6. Can I use a notary to comply with the in-person identity verification requirement?
a. Yes, you can use a Notary Public to comply with the in-person verification requirement. However, verification by a Notary is valid ONLY for Medium Assurance certificates. If you need to obtain a Medium Hardware Assurance certificate, you must contact a Trusted Correspondent within your organization or an IdenTrust Registrar (RA Operator or Trusted Correspondent).

7. Can I visit a US consul in-person to comply with the identity verification requirement?
a. Yes, the ECA Certificate Policy specifies three categories of applicants: U.S. Citizens, citizens of Australia, Canada, New Zealand, or the United Kingdom, and citizens of other countries. U.S. Citizens can appear at any US consulate office for in-person identity verification. Citizens of one of the countries above may visit a US consulate in any of the four countries. If you are not in the U.S and are not a citizen of any of those four countries, you should contact a Department of Defense (DOD) country representative for more information. Please be aware that U.S consuls only provide authentication that enables you to obtain a Medium Assurance certificate.

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8. I lost my encryption certificate, how do I get a copy from you?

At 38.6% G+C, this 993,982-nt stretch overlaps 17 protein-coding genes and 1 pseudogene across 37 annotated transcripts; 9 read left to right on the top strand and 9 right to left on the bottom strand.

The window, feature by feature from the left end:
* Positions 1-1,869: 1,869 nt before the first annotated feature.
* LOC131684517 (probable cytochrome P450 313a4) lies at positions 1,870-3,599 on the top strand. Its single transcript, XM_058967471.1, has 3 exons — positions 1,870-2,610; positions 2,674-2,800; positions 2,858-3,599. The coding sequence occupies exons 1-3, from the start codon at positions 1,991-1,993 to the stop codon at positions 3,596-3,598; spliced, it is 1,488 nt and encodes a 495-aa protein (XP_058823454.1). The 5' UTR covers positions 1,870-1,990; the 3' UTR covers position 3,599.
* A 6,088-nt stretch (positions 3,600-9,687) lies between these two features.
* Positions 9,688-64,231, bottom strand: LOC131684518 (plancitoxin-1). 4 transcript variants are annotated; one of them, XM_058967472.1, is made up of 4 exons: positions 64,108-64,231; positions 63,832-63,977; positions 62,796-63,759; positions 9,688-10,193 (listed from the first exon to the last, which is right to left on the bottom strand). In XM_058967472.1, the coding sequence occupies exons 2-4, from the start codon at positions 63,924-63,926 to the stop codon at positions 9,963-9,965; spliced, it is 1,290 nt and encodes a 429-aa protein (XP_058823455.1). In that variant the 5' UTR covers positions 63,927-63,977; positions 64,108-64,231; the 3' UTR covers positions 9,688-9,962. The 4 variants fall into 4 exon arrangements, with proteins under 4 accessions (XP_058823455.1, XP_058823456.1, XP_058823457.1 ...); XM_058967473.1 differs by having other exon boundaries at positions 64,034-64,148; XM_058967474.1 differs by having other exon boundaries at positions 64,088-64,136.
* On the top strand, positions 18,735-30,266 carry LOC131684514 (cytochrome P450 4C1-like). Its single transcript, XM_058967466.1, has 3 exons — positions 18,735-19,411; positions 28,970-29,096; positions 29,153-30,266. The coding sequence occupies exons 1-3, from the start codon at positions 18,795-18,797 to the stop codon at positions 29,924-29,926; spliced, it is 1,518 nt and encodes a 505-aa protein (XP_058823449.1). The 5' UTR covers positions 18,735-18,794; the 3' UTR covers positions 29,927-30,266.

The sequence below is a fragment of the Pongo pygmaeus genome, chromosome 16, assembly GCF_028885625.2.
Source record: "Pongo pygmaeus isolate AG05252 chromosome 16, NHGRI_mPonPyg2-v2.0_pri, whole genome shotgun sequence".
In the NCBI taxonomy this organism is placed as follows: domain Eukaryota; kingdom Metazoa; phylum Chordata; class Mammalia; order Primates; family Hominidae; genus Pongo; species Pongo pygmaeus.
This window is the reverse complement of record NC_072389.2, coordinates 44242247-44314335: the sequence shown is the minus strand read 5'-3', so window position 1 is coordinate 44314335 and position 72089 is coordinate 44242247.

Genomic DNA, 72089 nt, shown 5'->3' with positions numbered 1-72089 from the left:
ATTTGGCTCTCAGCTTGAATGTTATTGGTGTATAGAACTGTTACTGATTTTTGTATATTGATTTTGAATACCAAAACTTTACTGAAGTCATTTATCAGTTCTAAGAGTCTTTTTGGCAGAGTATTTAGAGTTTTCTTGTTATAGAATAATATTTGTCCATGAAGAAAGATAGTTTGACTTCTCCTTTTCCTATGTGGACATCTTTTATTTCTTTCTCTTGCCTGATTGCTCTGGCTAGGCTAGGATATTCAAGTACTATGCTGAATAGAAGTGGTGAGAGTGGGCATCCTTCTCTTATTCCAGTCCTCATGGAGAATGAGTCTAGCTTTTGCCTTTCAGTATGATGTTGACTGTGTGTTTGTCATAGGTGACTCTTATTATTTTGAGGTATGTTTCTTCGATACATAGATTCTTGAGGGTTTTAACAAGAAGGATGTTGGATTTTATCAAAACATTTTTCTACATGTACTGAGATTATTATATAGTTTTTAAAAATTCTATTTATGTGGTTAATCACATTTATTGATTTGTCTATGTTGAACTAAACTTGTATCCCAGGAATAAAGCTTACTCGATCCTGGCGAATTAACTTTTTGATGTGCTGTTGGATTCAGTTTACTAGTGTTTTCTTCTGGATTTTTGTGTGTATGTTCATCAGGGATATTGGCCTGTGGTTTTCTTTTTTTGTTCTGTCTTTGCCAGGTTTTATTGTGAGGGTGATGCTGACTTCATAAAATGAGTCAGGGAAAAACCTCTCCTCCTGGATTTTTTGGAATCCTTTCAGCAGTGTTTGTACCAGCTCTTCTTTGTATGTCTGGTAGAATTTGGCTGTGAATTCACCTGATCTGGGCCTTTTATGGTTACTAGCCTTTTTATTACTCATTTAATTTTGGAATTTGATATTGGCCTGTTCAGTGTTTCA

a. You need to contact a Key Recovery Officer (KRO) within your organization to initiate a Key Recovery Request. He or she will assist you in filling out the appropriate form. After the form is submitted to IdenTrust and is approved, you will receive a copy of your recovered key in the mail. If your organization does not have a KRO, you can contact specific individuals within your organization who can submit a request on behalf of the organization to IdenTrust. Those individuals are mentioned in the Subscribing Organization Authorization Agreement. Contact your supervisor or your HR department to find out who can request key recoveries from IdenTrust Alternatively, IdenTrust provides KRO services in selected cities including: Decatur (AL), Miami (FL), Rockville (VA/MD/DC), and San Francisco (CA). You can contact IdenTrust to set up an appointment.

9. I lost my token/smart card, what do I do?